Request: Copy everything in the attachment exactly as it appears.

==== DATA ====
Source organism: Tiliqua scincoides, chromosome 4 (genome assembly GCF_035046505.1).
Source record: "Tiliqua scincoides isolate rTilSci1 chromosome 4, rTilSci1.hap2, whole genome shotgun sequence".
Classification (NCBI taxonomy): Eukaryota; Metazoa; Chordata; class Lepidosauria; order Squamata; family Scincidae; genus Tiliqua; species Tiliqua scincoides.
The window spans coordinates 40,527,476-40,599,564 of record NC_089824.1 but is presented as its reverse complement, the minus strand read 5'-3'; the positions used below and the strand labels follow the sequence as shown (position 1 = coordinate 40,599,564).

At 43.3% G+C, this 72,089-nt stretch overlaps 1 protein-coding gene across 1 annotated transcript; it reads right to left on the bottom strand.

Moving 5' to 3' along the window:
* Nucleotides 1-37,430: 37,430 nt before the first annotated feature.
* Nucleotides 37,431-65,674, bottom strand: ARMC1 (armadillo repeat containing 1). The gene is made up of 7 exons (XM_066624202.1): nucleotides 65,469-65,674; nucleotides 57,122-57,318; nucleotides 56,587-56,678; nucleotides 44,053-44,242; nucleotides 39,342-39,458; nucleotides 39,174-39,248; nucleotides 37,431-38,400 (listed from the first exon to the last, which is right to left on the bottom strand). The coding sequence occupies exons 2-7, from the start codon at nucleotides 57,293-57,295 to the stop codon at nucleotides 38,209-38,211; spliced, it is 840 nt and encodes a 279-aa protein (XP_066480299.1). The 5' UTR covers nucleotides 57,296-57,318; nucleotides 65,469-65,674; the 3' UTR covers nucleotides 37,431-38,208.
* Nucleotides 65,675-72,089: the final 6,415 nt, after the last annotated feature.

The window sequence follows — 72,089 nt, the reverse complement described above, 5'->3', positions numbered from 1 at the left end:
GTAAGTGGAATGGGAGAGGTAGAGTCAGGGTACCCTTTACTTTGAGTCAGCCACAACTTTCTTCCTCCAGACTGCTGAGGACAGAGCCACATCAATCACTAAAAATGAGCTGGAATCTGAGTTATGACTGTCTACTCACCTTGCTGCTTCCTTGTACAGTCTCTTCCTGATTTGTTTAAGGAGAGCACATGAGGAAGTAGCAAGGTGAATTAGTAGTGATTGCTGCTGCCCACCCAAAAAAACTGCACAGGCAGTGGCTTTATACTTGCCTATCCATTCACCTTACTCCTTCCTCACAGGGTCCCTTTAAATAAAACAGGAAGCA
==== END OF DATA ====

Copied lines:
Source organism: Tiliqua scincoides, chromosome 4 (genome assembly GCF_035046505.1).
Source record: "Tiliqua scincoides isolate rTilSci1 chromosome 4, rTilSci1.hap2, whole genome shotgun sequence".
Classification (NCBI taxonomy): Eukaryota; Metazoa; Chordata; class Lepidosauria; order Squamata; family Scincidae; genus Tiliqua; species Tiliqua scincoides.
The window spans coordinates 40,527,476-40,599,564 of record NC_089824.1 but is presented as its reverse complement, the minus strand read 5'-3'; the positions used below and the strand labels follow the sequence as shown (position 1 = coordinate 40,599,564).

At 43.3% G+C, this 72,089-nt stretch overlaps 1 protein-coding gene across 1 annotated transcript; it reads right to left on the bottom strand.

Moving 5' to 3' along the window:
* Nucleotides 1-37,430: 37,430 nt before the first annotated feature.
* Nucleotides 37,431-65,674, bottom strand: ARMC1 (armadillo repeat containing 1). The gene is made up of 7 exons (XM_066624202.1): nucleotides 65,469-65,674; nucleotides 57,122-57,318; nucleotides 56,587-56,678; nucleotides 44,053-44,242; nucleotides 39,342-39,458; nucleotides 39,174-39,248; nucleotides 37,431-38,400 (listed from the first exon to the last, which is right to left on the bottom strand). The coding sequence occupies exons 2-7, from the start codon at nucleotides 57,293-57,295 to the stop codon at nucleotides 38,209-38,211; spliced, it is 840 nt and encodes a 279-aa protein (XP_066480299.1). The 5' UTR covers nucleotides 57,296-57,318; nucleotides 65,469-65,674; the 3' UTR covers nucleotides 37,431-38,208.
* Nucleotides 65,675-72,089: the final 6,415 nt, after the last annotated feature.

The window sequence follows — 72,089 nt, the reverse complement described above, 5'->3', positions numbered from 1 at the left end:
GTAAGTGGAATGGGAGAGGTAGAGTCAGGGTACCCTTTACTTTGAGTCAGCCACAACTTTCTTCCTCCAGACTGCTGAGGACAGAGCCACATCAATCACTAAAAATGAGCTGGAATCTGAGTTATGACTGTCTACTCACCTTGCTGCTTCCTTGTACAGTCTCTTCCTGATTTGTTTAAGGAGAGCACATGAGGAAGTAGCAAGGTGAATTAGTAGTGATTGCTGCTGCCCACCCAAAAAAACTGCACAGGCAGTGGCTTTATACTTGCCTATCCATTCACCTTACTCCTTCCTCACAGGGTCCCTTTAAATAAAACAGGAAGCA